"If something bad had happened after disclosure of the discussions, some might have argued that another era name would have been better," says Nishihara. "Now that a new era is about to begin, I hope my experience will be used for good."
After Emperor Showa passed away on January 7, 1989, the government called together the panel. However, the names of the people appointed only became known when they were entering the prime minister's office the same day.
So when did the preparations begin? Nishihara says that almost a year earlier in February 1988, a government official visited Waseda University's campus.
"Mr. Teijiro Furukawa, an aide to then Chief Cabinet Secretary Keizo Obuchi, came to the campus, which was closed as it was an entrance exam period. He wanted me to keep everything secret, even about being asked to become a panel member," Nishihara says.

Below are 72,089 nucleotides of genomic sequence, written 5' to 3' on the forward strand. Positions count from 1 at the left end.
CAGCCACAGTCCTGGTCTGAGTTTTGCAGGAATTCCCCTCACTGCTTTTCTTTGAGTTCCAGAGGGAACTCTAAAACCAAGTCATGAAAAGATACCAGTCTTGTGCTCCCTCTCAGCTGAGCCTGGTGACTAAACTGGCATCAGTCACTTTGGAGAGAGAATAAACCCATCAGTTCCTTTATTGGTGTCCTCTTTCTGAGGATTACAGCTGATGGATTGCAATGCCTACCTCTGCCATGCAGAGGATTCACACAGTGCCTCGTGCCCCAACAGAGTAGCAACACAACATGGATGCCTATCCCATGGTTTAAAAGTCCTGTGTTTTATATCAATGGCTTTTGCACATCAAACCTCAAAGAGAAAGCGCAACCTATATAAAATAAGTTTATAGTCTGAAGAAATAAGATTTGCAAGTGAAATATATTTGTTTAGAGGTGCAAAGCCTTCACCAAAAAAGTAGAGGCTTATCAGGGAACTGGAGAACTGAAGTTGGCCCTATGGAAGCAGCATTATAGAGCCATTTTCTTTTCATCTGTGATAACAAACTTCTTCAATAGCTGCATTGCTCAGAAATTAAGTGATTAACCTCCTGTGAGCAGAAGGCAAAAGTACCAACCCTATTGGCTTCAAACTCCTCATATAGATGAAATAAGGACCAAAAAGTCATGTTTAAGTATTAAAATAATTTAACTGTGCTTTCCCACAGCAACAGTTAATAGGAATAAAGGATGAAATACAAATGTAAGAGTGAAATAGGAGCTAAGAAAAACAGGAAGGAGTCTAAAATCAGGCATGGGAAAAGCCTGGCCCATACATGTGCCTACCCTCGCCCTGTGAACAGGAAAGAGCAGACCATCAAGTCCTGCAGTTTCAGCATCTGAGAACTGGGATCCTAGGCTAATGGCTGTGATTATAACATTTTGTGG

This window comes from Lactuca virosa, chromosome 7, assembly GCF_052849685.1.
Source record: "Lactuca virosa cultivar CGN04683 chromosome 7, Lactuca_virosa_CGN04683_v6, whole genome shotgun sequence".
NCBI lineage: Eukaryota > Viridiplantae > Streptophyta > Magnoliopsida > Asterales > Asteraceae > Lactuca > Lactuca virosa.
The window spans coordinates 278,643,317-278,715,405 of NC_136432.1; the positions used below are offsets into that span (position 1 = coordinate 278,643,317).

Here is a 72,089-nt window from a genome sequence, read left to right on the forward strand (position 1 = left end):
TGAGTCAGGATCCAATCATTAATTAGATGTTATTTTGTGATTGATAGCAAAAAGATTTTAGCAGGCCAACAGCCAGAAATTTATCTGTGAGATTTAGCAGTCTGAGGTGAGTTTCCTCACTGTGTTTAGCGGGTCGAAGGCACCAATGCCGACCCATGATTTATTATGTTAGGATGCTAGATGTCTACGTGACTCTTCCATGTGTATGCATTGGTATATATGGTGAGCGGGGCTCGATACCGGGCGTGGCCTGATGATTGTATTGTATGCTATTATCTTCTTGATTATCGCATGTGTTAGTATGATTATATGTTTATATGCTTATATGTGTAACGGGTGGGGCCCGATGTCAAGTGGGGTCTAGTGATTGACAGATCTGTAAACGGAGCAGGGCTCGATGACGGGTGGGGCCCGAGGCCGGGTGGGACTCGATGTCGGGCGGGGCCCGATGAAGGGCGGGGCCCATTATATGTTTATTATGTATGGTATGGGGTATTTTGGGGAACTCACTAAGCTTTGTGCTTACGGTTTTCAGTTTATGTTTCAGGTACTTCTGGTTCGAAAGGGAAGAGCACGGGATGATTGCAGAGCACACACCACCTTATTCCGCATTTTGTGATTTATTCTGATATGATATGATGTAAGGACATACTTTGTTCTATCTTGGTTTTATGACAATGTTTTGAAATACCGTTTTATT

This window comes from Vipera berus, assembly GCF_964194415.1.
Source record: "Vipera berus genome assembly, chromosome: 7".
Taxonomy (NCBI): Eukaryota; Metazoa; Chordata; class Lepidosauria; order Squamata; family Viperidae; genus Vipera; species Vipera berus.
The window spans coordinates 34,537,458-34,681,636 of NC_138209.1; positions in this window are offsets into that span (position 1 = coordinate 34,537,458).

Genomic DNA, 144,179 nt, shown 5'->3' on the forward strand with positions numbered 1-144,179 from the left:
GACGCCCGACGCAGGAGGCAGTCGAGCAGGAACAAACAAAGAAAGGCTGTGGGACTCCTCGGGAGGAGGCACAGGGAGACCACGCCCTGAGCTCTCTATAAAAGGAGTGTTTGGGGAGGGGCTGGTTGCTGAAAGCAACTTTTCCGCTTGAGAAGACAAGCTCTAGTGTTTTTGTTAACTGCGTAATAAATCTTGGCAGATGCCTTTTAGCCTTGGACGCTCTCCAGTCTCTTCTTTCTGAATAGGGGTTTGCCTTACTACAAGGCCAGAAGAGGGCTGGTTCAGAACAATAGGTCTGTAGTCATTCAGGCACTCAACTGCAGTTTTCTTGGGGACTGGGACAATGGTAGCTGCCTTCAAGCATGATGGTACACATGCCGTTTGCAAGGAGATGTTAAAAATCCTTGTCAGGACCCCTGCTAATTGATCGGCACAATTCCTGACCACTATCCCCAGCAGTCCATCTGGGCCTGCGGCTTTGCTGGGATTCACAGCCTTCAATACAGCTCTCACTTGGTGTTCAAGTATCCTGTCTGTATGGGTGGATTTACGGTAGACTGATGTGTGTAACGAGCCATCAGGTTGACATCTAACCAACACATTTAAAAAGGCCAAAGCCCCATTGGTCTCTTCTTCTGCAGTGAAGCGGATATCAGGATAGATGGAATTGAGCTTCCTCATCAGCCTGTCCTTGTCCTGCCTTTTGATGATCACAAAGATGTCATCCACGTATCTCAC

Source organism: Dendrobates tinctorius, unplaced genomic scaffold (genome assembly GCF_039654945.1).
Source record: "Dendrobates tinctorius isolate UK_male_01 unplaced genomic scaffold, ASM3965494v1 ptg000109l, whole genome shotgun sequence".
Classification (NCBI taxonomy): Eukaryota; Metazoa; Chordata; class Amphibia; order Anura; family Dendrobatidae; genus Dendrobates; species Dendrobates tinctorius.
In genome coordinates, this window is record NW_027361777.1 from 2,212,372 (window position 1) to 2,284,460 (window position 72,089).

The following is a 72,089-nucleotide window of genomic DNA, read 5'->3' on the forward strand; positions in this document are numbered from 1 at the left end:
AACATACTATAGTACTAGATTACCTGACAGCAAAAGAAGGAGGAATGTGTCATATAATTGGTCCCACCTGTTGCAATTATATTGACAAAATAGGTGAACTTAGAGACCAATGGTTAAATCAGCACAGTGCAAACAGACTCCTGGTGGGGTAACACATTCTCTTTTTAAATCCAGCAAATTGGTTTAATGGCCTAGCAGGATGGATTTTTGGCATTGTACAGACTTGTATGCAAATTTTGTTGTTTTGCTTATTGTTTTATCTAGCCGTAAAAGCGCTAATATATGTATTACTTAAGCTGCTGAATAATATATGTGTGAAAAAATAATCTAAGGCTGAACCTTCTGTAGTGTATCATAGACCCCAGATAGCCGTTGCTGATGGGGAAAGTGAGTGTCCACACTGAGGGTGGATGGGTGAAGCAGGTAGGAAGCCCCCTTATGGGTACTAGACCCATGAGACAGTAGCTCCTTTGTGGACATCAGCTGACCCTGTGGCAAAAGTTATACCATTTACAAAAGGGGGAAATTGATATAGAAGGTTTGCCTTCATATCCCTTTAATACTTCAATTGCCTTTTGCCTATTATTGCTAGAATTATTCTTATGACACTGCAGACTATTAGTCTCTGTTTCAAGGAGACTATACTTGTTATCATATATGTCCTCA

"When I read again the notebook I carried, I found I had written little on what we spoke about even though I had a habit of keeping notes."
He says he never discussed the matter even with his family, so when they went out together, he sometimes hid a suit and a tie in his bag in case he was suddenly called to the prime minister's office.
Another panel member, who declined to be identified, recalled receiving a telephone call from a government official around September 1988, or seven months after Nishihara had contact with Furukawa. At that time, the health of Emperor Showa worsened abruptly. The individual was also asked to keep the matter secret.
The end of Showa